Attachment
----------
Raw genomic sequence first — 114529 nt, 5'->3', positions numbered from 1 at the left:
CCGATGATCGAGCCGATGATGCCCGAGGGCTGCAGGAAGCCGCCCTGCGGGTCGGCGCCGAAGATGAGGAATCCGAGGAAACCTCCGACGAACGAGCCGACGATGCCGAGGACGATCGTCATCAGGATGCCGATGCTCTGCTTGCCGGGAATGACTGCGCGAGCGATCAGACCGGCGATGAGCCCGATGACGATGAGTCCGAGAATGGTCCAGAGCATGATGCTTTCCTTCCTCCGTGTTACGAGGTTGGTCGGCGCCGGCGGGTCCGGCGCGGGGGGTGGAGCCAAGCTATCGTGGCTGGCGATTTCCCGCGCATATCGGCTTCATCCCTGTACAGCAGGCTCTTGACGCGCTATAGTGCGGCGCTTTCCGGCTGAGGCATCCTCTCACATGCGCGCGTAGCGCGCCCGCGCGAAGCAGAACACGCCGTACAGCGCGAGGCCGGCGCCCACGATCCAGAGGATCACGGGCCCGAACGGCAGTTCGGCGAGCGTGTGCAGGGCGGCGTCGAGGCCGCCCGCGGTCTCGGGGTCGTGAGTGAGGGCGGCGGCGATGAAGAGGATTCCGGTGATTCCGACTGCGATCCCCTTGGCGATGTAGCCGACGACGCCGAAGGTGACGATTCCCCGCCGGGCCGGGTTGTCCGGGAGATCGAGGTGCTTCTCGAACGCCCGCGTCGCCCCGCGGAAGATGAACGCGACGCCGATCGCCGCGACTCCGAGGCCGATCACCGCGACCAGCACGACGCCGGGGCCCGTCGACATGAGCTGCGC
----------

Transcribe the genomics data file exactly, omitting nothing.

Raw genomic sequence first — 114529 nt, 5'->3', positions numbered from 1 at the left:
CCGATGATCGAGCCGATGATGCCCGAGGGCTGCAGGAAGCCGCCCTGCGGGTCGGCGCCGAAGATGAGGAATCCGAGGAAACCTCCGACGAACGAGCCGACGATGCCGAGGACGATCGTCATCAGGATGCCGATGCTCTGCTTGCCGGGAATGACTGCGCGAGCGATCAGACCGGCGATGAGCCCGATGACGATGAGTCCGAGAATGGTCCAGAGCATGATGCTTTCCTTCCTCCGTGTTACGAGGTTGGTCGGCGCCGGCGGGTCCGGCGCGGGGGGTGGAGCCAAGCTATCGTGGCTGGCGATTTCCCGCGCATATCGGCTTCATCCCTGTACAGCAGGCTCTTGACGCGCTATAGTGCGGCGCTTTCCGGCTGAGGCATCCTCTCACATGCGCGCGTAGCGCGCCCGCGCGAAGCAGAACACGCCGTACAGCGCGAGGCCGGCGCCCACGATCCAGAGGATCACGGGCCCGAACGGCAGTTCGGCGAGCGTGTGCAGGGCGGCGTCGAGGCCGCCCGCGGTCTCGGGGTCGTGAGTGAGGGCGGCGGCGATGAAGAGGATTCCGGTGATTCCGACTGCGATCCCCTTGGCGATGTAGCCGACGACGCCGAAGGTGACGATTCCCCGCCGGGCCGGGTTGTCCGGGAGATCGAGGTGCTTCTCGAACGCCCGCGTCGCCCCGCGGAAGATGAACGCGACGCCGATCGCCGCGACTCCGAGGCCGATCACCGCGACCAGCACGACGCCGGGGCCCGTCGACATGAGCTGCGC